It was a lovely surprise to see that our intrepid leader Rochelle had used my photo as the prompt for Friday Fictioneers this week. It was taken in Barcelona, walking from Port Vell towards the Monument to Columbus. I love the feel of Barcelona, the bustle and atmosphere, we had a very enjoyable time there, though as you can see the weather could have been better…
Copyright – Dee Lovering
Genre: Historical Fiction
Word Count: 100
John, ‘The Immigrant’
‘She’s with her family, leave her be.’
‘They took her from me, but I’ll find her.’
‘John, it’s been a year, she could be married. Please, we need you. ‘
‘No! I need her!’
The pursuit of religious freedom led many Puritans to the shores of New England. It wasn’t religion that sent John westwards, though the long journey afforded him time to reflect on it and the argument with his parents. He had defied them and left them to struggle. But the moment he had laid eyes on Dorcas Coleman, he wanted her; nothing would stand in his way.
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A brief note on my story. One of my ancestors sailed to New England in 1625 to join the colony of English Puritans who had settled there. He was one of the first settlers of Rowley Mass. and did marry Dorcas Coleman in 1648. I have used some poetic licence with their meeting, but I feel it goes someway to explain why he made the journey alone. Although another ancestor, also called John, settled in Virginia, in all the research the man in my story is called ‘John, The Immigrant’ hence my title.
Quote for the day…
‘Twenty years from now, you will be more disappointed with the things that you didn’t do than with the ones you did do. So throw off the bowlines. Sail away from the safe harbour. Catch the trade winds in your sails. Explore. Dream. Discover.’
Copyright Douglas MacIlroy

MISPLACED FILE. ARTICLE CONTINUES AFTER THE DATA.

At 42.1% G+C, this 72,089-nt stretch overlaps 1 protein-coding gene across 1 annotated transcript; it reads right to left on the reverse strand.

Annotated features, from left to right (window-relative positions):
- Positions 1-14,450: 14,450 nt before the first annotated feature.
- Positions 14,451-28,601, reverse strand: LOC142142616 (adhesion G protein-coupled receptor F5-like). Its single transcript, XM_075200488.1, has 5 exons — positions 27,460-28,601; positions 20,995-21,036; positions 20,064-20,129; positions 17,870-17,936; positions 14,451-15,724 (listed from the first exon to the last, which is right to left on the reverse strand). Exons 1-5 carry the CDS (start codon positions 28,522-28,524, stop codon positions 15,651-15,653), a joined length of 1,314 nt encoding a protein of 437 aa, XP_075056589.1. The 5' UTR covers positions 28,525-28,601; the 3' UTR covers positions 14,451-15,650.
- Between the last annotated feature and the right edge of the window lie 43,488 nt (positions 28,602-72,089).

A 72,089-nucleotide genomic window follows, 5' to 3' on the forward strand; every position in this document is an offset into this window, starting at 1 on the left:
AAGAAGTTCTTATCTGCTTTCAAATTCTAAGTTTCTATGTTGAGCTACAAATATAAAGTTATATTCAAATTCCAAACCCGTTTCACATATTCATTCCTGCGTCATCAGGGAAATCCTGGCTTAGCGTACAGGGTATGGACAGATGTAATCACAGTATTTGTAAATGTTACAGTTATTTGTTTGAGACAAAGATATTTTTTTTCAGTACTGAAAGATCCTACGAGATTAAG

Word Count: 100
Home at Last
The ties that bound me were severed so long ago, I have forgotten why. The cold seeps into my bones, forming a brittle frost. The gnawing emptiness in my stomach would signal hunger to a brain able to care or respond.
The light surprises me, it’s intense and blinding. A flashlight means police and an order to ‘move on, get out of here.’ But this light is too strong and never wavers. As a whisper of summer fills my nostrils and glides sweetly over my tongue, I think I am smiling.
I am held tight.
I am home, at last.
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My thanks to Doug MacIlroy for the photo prompt that sent chills this week and to Rochelle for continuing to lead the Friday Fictioneers whilst getting her novel edited and now ready for publication, many congratulations. You can read more below and on her website
‘Beginning on April 20 Please Say Kaddish For Me will be available to preorder from Kindle in ebook form and to preorder from http://www.a-argusbooks.com/GalleryComing.htm in print form. Release date scheduled for May 8′.
The photo this week, courtesy of Jen Pendergast, reminded me of a visit to Canada a few year ago. We wanted to take a train back from Edmonton to Calgary and were told that no passenger trains ran from north to south, only west to east. On the drive back, we watched the longest freight train we have ever seen, mile, after mile, after mile and reflected that Canada was indeed a vast country.
Thanks to Jen for the photo and to Rochelle the conductor of Friday Fictioneers, collecting more and more writers each week.
Copyright Jen Pendergast
Word Count: 100
Stella took the subway. Seeking the protection of strangers, she slowly made her way through the crowd. People grew restless as the train approached; she felt pressure in the small of her back, then heard the familiar menacing voice near her ear. As she was forced forward the crowd parted, as she stumbled they watched in horror as a figure tripped over her.
Stella watched impassively as the remains of her husband were collected and bagged. She remembered his threats, what he would do to her if ever she tried to leave him, and smiled at the vagaries of fate.
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